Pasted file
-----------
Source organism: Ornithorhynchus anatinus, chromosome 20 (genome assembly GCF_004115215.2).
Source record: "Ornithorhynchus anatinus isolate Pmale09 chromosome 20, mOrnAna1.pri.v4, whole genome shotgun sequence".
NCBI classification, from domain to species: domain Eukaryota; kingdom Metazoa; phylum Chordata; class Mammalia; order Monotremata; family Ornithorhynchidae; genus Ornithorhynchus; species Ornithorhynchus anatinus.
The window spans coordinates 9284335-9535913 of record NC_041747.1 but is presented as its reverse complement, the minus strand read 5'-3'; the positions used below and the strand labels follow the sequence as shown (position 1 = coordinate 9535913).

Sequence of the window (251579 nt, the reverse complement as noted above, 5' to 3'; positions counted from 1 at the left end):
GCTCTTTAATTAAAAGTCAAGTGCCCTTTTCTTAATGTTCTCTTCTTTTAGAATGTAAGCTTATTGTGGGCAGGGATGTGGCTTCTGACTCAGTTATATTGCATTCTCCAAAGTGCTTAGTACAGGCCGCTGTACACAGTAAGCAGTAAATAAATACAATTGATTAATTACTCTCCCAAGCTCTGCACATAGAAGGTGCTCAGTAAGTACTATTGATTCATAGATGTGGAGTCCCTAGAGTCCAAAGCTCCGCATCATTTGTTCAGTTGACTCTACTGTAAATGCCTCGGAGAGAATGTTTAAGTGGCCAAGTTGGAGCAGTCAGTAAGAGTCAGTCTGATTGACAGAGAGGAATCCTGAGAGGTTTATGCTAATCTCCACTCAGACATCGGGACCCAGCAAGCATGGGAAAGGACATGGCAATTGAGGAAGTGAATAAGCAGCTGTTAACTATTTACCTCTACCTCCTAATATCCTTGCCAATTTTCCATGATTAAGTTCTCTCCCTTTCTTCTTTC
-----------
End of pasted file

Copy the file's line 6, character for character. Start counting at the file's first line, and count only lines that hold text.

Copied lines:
GCTCTTTAATTAAAAGTCAAGTGCCCTTTTCTTAATGTTCTCTTCTTTTAGAATGTAAGCTTATTGTGGGCAGGGATGTGGCTTCTGACTCAGTTATATTGCATTCTCCAAAGTGCTTAGTACAGGCCGCTGTACACAGTAAGCAGTAAATAAATACAATTGATTAATTACTCTCCCAAGCTCTGCACATAGAAGGTGCTCAGTAAGTACTATTGATTCATAGATGTGGAGTCCCTAGAGTCCAAAGCTCCGCATCATTTGTTCAGTTGACTCTACTGTAAATGCCTCGGAGAGAATGTTTAAGTGGCCAAGTTGGAGCAGTCAGTAAGAGTCAGTCTGATTGACAGAGAGGAATCCTGAGAGGTTTATGCTAATCTCCACTCAGACATCGGGACCCAGCAAGCATGGGAAAGGACATGGCAATTGAGGAAGTGAATAAGCAGCTGTTAACTATTTACCTCTACCTCCTAATATCCTTGCCAATTTTCCATGATTAAGTTCTCTCCCTTTCTTCTTTC